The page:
Those who expertly develop, sustain and integrate relationships across the pillars will be well rewarded. Horizontal trumps vertical.

The cowboy coder, working alone, magically conjuring his binary alchemy, a master of a single application or system, is now more of a cost center, inhibiting the development of the far more valuable horizontal connections that determine success.

Coding Is Relationships

It’s time to consign the detritus of the cowboy coder to the dustbin of history. Moving forward, personal (mobile) computing must deliver social, visual, delightful, real-time, collaborative experiences.

For good or bad, coding has gone uptown. Everything is digitized and everyone has a computer. The new “best” coders now arrive for work each morning from inside comfy, anointed busses. From their gleaming office they eat the finest foods, they wear a badge and their cube has a number, well-earned. The products and services they build are for everyone to use.

Laudable – but boring.

The cowboy coder is dead. It’s time for a new programming hero to step forward.

Images courtesy of Wikimedia

Brian S Hall

Brian S Hall writes about mobile devices, crowdsourced entertainment, and the integration of cars and computers. His work has been published with Macworld, CNBC, Wall Street Journal, ReadWrite and numerous others. Multiple columns have been cited as "must reads" by AllThingsD and Re/Code and he has been blacklisted by some of the top editors in the industry. Brian has been a guest on several radio programs and podcasts.
  • jfutral

    Yet another “Modern” system derailed. The slow, deconstruction and devolution of the hyper-individual in day to day life is in place. Now, how do we get the technology created to help translate that to the users?

    This is an interesting quote from Ballmer, “Collaborative doesn’t just mean ‘easy to get along with.'” I’ve longed believed, show me a group of collaborators that avoids conflict and I’ll show you a group that doesn’t trust each other.

    Joe

    • Microsoft is so big, has operated by certain values for so long, that it will make for an interesting case study to see if they truly incentivize/reward collaboration.

  • FalKirk

    “People are more productive when they’re alone, but they’re more collaborative and innovative when they’re together. Some of the best ideas come from pulling two different ideas together.”

    Hmm. An interesting trade off. Gave me much to think about.

  • Defendor

    The sensible way to do this is to have some flexibility.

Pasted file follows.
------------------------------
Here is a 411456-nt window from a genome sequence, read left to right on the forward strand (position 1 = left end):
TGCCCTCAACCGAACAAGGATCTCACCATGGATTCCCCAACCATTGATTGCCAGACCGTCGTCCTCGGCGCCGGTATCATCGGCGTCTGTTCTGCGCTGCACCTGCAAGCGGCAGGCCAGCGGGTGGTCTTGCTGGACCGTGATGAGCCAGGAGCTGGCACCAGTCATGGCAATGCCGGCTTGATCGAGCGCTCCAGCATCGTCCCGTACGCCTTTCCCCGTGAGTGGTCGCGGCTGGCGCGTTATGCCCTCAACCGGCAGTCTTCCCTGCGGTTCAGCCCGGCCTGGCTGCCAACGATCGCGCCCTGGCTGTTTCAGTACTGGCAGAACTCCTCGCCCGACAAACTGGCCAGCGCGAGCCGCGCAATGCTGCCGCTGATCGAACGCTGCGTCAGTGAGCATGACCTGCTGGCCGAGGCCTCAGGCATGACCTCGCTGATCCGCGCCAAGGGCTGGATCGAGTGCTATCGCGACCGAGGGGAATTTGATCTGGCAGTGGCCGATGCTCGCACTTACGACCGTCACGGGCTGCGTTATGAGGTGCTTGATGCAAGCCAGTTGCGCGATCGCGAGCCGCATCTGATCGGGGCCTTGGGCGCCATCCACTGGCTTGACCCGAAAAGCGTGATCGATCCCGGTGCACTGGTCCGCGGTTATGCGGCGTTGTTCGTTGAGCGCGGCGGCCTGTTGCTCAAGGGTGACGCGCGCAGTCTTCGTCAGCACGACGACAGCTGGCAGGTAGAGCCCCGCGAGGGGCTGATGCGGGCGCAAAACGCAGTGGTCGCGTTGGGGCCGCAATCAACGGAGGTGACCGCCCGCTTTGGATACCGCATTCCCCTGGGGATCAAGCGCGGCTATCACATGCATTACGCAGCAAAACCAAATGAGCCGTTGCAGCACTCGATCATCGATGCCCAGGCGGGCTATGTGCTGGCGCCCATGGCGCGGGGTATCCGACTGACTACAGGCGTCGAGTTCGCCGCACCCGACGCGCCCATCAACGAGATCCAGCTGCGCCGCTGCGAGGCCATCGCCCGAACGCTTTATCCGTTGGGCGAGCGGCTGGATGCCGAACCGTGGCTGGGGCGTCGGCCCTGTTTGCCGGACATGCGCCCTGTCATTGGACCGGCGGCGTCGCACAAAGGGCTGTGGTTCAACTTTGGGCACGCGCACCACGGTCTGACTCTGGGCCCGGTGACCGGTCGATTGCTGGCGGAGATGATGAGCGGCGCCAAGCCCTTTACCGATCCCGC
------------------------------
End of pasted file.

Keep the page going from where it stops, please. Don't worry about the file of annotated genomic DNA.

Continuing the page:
I am software developer and if you are working on team project there is huge value from collocation with that team IMO. So in that respect I agree. But I would let anyone who felt they could benefit have 1 or 2 working from home days per week. This won’t be everyone, it won’t disrupt collaboration. There is also massive value of getting one solid day of no interruptions when you are really in the coding zone.

    The best teams I have worked with had all the teams desks located together and arranged to their liking, this cut down the communications overhead dramatically for resolving issues with impromptu discussions, that often didn’t require leaving your desk, that could evolve into white board sessions as needed. No need for meetings.

    It surprised me how often this did NOT happen. You might have 80 developers in your section of the building and if you compared which projects they were working on to where they were sitting, there would often be no correlation at all. So the on-site benefits were largely wasted.

    I wonder if forcing everyone to be full time in office will become a new fad, and will the companies doing it also stop outsourcing chunks of the workforce to India/China, which makes a mockery of forcing staff full time on-site for collaboration.

    • jfutral

      “But I would let anyone who felt they could benefit have 1 or 2 working from home days per week.”

      I would imagine all this will be up for revisiting as time goes on, and no doubt on a case by case basis. That’s how the couple of software companies I know of handle it even with a work-from-home-after-working-for-us-for-a-year-or-so policy (my wife works for one). But it is hard to argue the benefits of telecommuting in the face of Yahoo’s troubles. A do-over button was really required, it seems to me.

      Joe

  • kasia

    I strongly believe in face to face time. despite all of the digital communication & collaboration tools, in person meetings is where the magic happens. but, there is a middle ground & alone time is a must. Defendor’s got the right idea, there has to be some flexibility.

    now, is the cowboy coder dead? maybe at places like Yahoo & Microsoft.